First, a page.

With that said, there are many alternatives to this sort of fraternity drug fueled lifestyle for the American college student, and as more and more people are getting sober at an earlier age, more collegiate recovery programs have become available. Just like we are changing the way that we talk about addiction in 2016 hopefully more and more we can encourage the changes on college campuses to encourage a healthier approach.
For instance throughout the country there are a number of universities who offer sober dorms, so that people who are either in recovery, or who just don’t wish to be surrounded by a bunch of drunk and high people can seek refuge. Rutgers University in New Brunswick, New Jersey was one of the first colleges in the United States to offer such a program and almost three decades later this sober housing option is still going strong. The college has supported this program since its inception and finds it to be an important part of their collegiate programming, as it offers the support necessary for students who are attempting to keep their sobriety intact, in an environment where drinking and drugging is often times glorified.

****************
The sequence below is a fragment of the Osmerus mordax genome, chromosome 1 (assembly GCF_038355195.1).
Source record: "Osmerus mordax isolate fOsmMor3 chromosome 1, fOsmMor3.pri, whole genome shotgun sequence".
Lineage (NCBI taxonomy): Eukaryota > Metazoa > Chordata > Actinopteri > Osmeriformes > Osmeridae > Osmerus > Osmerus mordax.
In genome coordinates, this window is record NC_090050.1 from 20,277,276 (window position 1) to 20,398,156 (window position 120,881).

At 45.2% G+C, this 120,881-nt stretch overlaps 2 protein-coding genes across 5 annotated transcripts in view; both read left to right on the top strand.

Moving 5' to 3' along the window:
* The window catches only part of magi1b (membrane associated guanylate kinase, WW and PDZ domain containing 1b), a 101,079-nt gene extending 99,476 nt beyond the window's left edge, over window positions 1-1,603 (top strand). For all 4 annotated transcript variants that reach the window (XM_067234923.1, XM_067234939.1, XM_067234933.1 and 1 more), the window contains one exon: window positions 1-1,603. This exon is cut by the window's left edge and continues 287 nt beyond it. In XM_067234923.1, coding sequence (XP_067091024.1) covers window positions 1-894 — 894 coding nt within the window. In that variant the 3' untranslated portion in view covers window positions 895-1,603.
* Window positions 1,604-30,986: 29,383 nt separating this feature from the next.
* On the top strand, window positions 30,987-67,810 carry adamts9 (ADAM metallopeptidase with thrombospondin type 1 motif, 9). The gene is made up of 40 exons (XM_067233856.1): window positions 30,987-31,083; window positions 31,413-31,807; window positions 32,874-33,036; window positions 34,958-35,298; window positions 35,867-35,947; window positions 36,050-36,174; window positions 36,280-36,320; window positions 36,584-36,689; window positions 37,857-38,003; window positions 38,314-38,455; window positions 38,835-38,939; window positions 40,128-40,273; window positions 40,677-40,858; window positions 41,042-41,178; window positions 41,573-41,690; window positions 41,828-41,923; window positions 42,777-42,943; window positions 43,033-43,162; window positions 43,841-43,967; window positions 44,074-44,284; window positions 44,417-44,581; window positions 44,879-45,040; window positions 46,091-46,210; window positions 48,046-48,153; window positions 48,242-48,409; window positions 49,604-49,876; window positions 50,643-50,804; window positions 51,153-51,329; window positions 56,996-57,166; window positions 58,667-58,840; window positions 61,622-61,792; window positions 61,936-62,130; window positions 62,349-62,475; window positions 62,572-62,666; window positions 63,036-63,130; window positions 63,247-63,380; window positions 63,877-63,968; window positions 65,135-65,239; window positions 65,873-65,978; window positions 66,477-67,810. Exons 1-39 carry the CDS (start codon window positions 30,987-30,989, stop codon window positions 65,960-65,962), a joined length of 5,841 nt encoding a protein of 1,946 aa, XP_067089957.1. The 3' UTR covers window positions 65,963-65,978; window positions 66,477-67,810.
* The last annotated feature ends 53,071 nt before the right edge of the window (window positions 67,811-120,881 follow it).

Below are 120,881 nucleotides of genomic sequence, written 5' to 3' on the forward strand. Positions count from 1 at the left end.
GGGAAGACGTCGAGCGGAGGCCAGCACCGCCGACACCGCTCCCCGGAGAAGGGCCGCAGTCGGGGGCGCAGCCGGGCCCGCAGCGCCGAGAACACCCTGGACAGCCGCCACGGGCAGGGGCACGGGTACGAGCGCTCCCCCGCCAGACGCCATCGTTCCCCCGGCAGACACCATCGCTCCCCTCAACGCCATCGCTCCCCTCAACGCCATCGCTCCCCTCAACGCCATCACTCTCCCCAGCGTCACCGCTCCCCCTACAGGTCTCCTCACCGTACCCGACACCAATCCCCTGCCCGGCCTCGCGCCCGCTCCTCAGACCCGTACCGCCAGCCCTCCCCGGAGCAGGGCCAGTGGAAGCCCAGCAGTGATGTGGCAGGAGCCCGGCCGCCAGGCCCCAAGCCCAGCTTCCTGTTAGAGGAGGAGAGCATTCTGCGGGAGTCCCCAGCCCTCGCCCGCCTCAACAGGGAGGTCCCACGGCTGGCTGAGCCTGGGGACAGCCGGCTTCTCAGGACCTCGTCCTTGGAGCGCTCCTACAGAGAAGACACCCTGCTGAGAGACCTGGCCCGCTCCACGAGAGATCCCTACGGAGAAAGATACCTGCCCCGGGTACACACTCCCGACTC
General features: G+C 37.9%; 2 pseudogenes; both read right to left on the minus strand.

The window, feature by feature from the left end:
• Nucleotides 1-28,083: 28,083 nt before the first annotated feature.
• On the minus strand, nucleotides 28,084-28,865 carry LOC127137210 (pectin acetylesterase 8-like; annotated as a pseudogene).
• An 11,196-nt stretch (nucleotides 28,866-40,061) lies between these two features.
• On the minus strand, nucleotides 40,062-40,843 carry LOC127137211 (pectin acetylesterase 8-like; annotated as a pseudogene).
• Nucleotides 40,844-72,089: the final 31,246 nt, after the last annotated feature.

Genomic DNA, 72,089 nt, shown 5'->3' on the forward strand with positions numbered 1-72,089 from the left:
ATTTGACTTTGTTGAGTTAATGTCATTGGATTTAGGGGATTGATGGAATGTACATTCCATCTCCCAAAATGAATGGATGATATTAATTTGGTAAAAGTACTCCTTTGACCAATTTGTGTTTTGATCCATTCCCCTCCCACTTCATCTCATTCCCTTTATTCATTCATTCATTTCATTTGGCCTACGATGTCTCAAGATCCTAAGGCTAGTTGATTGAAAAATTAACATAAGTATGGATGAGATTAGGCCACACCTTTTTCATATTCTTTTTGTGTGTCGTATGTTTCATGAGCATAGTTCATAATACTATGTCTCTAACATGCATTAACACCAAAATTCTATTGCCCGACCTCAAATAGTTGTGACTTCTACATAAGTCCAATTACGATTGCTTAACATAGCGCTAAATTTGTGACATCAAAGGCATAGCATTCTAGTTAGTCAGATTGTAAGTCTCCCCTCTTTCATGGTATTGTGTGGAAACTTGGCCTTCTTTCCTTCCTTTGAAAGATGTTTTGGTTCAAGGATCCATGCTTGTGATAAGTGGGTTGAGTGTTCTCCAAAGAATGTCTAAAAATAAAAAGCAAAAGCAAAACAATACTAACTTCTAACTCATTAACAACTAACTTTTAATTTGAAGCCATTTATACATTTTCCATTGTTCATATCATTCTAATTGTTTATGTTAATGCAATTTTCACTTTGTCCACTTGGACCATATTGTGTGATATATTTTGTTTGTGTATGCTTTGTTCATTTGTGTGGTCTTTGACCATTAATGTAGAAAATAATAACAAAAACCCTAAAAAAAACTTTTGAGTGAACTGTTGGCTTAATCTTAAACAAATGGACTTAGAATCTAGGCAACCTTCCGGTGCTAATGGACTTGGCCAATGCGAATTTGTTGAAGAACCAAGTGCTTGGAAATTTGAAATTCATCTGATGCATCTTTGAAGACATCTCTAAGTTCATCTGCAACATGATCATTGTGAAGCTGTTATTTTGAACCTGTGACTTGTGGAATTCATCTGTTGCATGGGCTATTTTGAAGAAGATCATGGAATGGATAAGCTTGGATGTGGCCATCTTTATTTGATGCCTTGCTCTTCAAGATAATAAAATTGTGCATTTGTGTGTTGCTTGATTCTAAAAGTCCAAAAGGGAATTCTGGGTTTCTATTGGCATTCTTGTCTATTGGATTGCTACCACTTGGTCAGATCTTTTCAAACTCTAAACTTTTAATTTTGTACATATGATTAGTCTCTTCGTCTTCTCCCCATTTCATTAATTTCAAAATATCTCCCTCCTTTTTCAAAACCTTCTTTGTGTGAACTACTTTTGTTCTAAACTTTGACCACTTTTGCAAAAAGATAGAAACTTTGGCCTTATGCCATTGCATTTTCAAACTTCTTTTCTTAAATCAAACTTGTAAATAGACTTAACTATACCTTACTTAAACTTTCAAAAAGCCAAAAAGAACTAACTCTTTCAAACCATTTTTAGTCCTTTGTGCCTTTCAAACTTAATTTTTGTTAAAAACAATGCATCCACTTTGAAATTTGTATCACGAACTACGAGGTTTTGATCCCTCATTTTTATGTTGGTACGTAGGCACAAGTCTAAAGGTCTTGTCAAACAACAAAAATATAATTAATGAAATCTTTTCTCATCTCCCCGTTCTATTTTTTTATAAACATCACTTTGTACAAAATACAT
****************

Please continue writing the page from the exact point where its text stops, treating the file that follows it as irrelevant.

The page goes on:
There is also the Association of Recovery in Higher Education whose mission is to “empower Collegiate Recovery Programs and professionals to support students in recovery.” ARHE supports Collegiate Recovery programs on over 100 college campuses throughout the country. They help CRPs get established within their collegiate communities so that they can begin to promote a culture of abstinence and recovery for students who need that extra support while they are away at school. They offer counseling services for students who may have questions about their drinking or using, and they offer a wide network of fellow students who have found the path of recovery and wish to give back to those in need of help.